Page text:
Re: Why do religious people thank a god for healing them?
sciencesaves, I generally steer away from judging others to be arrogant or anything else, but you are spot on with your assessment(s).
"Thank god" is such a common phrase used, and unfortunate for this, when one realizes its' subjectiveness, yet when expressed with honest purpose, has potential importance. Of course, depending on one's faith. At other times, in the face of tragedy or experience "cracking you one across the face" you are right. Someone all of a sudden re-finds 'god' and is not cognizant in the moment of the people they are with who are or could be having a direct effect on the situation at hand.
What about OMG, which is more readily abused everyday? So much of this type of random language without knowledgeable thoughtfulness to back it up are unproductive forms of individual 'cleverness,' a measurable waste of time, substituting, even if only momentary, for beneficial accomplishment.Connecting-to-the-Value-of-Why 2005-2008 ©
Swipe right to make the connections that could change your career.
Swipe right. Match. Meet over coffee or set up a call.
No, we aren't talking about Tinder. Introducing Shapr, a free app that helps people with synergistic professional goals and skill sets easily meet and collaborate.
A NASA astronomer explains how astronauts dispose of their, uh, dark matter.
- When nature calls in micro-gravity, astronauts must answer. Space agencies have developed suction-based toilets – with a camera built in to ensure all the waste is contained before "flushing".
- Yes, there have been floaters in space. The early days of space exploration were a learning curve!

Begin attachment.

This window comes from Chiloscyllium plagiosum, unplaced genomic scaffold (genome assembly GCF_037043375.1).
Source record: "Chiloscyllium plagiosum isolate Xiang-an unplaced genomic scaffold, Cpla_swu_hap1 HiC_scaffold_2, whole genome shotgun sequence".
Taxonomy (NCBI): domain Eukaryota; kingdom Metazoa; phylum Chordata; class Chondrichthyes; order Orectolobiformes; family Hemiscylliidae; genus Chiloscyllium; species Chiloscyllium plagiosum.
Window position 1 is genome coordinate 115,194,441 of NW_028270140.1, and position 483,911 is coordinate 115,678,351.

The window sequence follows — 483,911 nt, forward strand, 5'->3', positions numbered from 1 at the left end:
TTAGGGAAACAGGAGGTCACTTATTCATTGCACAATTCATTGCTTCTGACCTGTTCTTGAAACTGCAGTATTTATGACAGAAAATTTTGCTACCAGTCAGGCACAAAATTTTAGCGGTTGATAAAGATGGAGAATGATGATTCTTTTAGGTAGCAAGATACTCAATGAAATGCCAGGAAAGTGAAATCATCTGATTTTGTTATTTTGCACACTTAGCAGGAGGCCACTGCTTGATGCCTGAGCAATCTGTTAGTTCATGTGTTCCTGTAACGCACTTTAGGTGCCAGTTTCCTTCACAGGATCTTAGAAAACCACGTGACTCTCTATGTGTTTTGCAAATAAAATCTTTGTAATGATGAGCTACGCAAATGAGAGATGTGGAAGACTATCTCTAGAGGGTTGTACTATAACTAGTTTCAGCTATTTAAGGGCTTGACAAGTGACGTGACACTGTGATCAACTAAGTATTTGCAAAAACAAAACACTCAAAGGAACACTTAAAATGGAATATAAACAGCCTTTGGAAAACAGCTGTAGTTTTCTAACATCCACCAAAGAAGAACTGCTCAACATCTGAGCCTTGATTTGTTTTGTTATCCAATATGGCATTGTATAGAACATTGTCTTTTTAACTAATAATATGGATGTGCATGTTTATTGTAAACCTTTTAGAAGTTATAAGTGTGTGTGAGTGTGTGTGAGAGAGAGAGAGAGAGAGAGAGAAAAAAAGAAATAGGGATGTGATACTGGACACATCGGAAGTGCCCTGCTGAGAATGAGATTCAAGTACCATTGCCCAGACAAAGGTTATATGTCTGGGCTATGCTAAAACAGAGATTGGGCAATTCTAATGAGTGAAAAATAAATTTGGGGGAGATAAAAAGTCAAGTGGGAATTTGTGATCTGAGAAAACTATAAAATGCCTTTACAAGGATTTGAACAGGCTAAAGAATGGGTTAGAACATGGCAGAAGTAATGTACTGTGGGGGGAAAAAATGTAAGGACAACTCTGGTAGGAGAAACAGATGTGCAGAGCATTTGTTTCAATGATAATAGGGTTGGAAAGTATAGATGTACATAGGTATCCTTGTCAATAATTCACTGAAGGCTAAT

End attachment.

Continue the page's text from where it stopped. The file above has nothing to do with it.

- Amazingly, you don't need gravity to digest food. Peristalsis, the process by which your throat and intestines squeeze themselves, actually moves food and water through your digestive system without gravity at all.
The Harvard psychologist loves reading authors' rules for writing. Here are his own.
- Steven Pinker is many things: linguist, psychologist, optimist, Harvard professor, and author.
- When it comes to writing, he's a student and a teacher.
- Here's are his 13 rules for writing better, more simply, and more clearly.
A growing body of research shows promising signs that the keto diet might be able to improve mental health.
- The keto diet is known to be an effective tool for weight loss, however its effects on mental health remain largely unclear.
- Recent studies suggests that the keto diet might be an effective tool for treating depression, and clearing up so-called "brain fog," though scientists caution more research is necessary before it can be recommended as a treatment.
- Any experiments with the keto diet are best done in conjunction with a doctor, considering some people face problems when transitioning to the low-carb diet.
SMARTER FASTER trademarks owned by The Big Think, Inc. All rights reserved.